Members of John Wesley United Methodist Church in historic downtown Lewisburg are like family.
They laugh as they reminisce about Mrs Cabell, a former teacher and church organist who would spy on them from the mirror of the pipe organ, then call them to school on Monday mornings for misbehaving on the pews.
They smile as they explain how their tradition of “exchanging peace” – the hugs and greetings they gave to each other and to any visitor during the pre-Covid worship service – was a difficult habit to break. break down when the pandemic hit.
They shake their heads remembering when they and the other kids in their old neighborhood, Gospel Hill, knew they had better be back on their side of town by 10 p.m. and could buy a hot meal in a brown paper bag – if they knew the right white people to meet at the back doors of downtown restaurants right around the corner from their church.
They speak with a mixture of pride and horror as they point out what was once a steep exterior staircase, a slave entrance leading to the gallery where some members today imagine their ancestors may have learned many of the same hymns musically. gifted choirmasters today.
They sit on the same curved pews where those ancestors’ owners sang of love and grace, just across a church entrance that people of their color weren’t even allowed to use.
They stomp on narrow, creaking 201-year-old planks. If these signs could talk – and some think they can, in some way – it could tell a story that no one walking on them today can even begin to understand. It’s a story where somehow, in the worst of circumstances, grace floated through a gallery of slaves and planted a seed that grew generation after generation, so deeply rooted that even a Civil War cannonball could not shake its foundations.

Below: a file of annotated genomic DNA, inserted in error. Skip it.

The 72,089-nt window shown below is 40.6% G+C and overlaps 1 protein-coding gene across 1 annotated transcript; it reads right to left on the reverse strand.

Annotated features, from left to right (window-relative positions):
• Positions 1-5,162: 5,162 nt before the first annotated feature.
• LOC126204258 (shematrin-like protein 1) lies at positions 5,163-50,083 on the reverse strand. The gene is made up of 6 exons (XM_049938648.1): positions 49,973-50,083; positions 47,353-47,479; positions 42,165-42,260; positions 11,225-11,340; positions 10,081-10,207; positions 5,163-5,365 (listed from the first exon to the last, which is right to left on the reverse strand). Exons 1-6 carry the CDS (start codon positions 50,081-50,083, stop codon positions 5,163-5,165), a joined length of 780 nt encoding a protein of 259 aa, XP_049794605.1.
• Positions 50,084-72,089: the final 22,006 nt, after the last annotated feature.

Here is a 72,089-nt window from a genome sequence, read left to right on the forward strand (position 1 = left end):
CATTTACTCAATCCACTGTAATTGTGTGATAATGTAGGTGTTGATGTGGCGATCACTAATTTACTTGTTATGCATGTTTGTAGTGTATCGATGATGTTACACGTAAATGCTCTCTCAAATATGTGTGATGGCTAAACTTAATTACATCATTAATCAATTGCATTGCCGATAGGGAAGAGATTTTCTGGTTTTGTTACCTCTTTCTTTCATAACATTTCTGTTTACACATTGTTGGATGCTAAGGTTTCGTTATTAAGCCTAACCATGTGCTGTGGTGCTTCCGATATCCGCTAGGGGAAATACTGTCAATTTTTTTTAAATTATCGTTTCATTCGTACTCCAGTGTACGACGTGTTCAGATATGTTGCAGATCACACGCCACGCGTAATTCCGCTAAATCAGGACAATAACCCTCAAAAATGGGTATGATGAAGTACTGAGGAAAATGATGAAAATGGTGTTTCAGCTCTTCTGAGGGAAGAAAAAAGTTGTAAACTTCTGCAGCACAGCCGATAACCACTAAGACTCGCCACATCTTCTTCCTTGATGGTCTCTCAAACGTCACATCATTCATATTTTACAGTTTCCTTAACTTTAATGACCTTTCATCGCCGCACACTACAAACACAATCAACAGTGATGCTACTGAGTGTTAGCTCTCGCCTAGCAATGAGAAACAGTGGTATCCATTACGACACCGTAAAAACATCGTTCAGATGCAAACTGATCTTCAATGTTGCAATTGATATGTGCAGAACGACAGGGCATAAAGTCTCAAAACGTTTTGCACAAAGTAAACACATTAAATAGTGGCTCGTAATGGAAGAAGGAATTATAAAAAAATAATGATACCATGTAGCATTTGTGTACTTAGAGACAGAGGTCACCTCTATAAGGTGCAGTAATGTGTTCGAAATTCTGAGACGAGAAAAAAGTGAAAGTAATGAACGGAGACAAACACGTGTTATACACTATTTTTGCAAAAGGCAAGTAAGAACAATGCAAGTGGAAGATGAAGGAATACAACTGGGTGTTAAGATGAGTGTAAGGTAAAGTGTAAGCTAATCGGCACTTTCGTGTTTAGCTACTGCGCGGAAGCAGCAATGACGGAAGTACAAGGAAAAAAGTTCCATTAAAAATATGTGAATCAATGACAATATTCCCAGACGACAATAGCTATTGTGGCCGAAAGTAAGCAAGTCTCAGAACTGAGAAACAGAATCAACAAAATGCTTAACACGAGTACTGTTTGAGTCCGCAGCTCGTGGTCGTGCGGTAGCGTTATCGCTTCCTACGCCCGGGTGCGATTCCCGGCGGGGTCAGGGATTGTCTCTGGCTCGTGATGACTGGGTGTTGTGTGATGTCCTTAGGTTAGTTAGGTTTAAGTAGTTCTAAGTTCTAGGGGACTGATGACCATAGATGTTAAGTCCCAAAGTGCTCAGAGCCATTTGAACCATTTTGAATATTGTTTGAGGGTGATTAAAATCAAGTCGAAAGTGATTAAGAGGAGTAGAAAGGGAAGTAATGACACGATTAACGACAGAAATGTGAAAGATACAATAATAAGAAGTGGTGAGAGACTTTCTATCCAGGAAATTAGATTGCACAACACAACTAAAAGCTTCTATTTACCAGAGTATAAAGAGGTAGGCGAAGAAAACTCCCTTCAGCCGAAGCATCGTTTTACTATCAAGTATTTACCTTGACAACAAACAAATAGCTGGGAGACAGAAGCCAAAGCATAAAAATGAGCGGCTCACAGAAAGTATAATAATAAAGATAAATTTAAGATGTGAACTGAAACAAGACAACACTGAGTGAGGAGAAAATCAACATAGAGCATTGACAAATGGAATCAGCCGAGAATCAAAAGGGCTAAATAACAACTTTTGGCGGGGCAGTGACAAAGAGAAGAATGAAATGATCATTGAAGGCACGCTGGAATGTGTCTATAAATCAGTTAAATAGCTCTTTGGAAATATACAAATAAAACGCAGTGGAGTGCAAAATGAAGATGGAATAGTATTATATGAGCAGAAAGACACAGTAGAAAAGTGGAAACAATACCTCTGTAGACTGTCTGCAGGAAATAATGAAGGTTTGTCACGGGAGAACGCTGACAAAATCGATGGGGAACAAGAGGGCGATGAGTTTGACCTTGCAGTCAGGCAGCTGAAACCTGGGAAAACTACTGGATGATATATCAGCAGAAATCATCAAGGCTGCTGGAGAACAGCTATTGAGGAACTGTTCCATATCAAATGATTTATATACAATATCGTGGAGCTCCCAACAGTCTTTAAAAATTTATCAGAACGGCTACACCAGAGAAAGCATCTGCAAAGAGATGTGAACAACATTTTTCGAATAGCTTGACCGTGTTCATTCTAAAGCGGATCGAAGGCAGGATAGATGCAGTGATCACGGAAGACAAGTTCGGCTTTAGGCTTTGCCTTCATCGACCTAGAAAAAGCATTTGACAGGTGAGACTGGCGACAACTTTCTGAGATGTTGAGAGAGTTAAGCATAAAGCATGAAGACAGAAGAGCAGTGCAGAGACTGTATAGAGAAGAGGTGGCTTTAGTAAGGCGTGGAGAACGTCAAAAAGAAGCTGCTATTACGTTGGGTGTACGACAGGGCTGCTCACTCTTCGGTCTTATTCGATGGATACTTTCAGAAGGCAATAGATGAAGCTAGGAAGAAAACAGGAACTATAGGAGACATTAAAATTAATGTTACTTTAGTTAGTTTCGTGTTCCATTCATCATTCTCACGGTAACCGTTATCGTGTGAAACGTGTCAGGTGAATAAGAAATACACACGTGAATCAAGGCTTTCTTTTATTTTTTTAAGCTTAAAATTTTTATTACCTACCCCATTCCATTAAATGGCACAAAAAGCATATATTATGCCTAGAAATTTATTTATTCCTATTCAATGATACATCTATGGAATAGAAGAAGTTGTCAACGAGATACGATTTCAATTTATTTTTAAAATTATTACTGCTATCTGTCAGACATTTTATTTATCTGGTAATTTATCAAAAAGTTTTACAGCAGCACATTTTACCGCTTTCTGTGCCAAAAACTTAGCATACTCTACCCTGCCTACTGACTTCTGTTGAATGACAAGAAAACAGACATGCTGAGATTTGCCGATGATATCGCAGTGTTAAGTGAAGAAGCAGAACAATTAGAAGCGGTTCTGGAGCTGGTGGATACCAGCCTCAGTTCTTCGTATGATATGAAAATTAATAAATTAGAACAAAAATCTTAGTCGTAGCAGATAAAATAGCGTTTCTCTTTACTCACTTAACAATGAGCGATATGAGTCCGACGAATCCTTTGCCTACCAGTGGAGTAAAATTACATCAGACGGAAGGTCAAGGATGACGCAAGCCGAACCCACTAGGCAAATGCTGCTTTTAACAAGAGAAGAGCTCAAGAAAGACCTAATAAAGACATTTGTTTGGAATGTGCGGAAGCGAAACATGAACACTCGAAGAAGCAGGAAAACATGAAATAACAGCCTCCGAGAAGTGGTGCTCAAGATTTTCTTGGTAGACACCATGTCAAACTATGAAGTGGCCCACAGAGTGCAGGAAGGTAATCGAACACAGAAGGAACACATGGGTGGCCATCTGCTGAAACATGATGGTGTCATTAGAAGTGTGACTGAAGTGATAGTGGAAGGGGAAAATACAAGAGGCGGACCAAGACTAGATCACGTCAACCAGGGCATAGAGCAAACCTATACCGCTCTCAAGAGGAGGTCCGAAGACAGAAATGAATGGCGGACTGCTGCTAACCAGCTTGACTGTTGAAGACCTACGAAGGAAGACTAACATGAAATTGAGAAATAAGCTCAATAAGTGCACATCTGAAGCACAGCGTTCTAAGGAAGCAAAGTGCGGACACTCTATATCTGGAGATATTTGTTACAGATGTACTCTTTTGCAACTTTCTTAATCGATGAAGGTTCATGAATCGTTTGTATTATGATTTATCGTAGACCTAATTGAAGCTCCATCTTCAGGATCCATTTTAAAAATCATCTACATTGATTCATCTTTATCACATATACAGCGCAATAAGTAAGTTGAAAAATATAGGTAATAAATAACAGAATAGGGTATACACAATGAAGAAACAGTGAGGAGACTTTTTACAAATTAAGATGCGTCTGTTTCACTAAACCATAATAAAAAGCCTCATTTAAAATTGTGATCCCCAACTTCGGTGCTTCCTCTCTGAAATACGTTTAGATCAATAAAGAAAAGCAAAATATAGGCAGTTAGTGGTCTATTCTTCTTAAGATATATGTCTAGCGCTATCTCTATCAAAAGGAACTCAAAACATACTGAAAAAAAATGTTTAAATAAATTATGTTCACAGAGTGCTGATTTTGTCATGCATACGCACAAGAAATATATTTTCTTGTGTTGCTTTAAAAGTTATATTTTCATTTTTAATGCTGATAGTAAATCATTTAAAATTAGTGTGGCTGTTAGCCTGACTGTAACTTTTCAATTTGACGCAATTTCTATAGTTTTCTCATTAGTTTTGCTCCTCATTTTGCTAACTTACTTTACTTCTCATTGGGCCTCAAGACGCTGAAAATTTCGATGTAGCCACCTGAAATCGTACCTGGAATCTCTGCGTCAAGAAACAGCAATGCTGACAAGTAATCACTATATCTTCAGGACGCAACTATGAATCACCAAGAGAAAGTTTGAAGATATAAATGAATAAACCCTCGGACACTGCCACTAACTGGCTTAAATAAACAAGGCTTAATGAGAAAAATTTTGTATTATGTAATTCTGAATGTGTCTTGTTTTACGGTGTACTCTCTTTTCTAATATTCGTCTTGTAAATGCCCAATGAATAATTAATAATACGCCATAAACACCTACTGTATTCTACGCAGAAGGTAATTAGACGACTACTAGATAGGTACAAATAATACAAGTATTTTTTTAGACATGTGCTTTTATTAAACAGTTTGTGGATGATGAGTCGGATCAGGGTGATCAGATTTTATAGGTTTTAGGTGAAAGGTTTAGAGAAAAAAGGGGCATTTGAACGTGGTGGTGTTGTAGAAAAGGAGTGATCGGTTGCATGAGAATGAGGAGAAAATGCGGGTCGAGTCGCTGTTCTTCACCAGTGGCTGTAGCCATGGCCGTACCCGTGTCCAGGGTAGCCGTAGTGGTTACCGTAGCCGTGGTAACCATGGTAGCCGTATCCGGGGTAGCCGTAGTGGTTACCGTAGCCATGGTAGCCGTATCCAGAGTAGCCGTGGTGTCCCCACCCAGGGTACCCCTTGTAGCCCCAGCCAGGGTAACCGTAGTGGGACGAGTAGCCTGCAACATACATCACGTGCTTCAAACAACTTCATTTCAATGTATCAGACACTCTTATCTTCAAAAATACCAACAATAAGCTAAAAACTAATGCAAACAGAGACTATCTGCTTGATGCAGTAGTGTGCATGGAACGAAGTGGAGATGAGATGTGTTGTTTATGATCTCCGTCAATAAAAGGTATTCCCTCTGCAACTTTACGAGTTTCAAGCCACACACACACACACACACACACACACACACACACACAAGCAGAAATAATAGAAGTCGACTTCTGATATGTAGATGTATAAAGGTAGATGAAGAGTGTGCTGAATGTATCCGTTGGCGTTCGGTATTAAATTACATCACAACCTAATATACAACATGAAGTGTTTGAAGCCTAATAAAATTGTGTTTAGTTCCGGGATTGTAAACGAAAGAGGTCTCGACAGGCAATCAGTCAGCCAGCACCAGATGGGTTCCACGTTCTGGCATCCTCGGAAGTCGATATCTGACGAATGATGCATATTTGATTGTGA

“We know where we come from and we can look back. Sometimes we can even feel that presence,” says Sandra Wilmer, trustee and chair of the church’s board of directors. “But for me, it’s God who brought us here, and it’s worth it.”
If they look back far enough, they read the story of Bishop Francis Asbury, a Methodist pioneer, holding a conference in Lewisburg in 1771. Less than a decade later, Methodists built a “church house on what is now Foster Street. (At the time, it was German Street.) This building was later sold and turned into a dwelling known to local historians as the McWhorter House.
In 1820, construction of the current building at 350 E. Foster St. began on a donated property. Local masons burned bricks and joined them with clay mortar to form the colonial-style structure with a domed bell tower on the roof.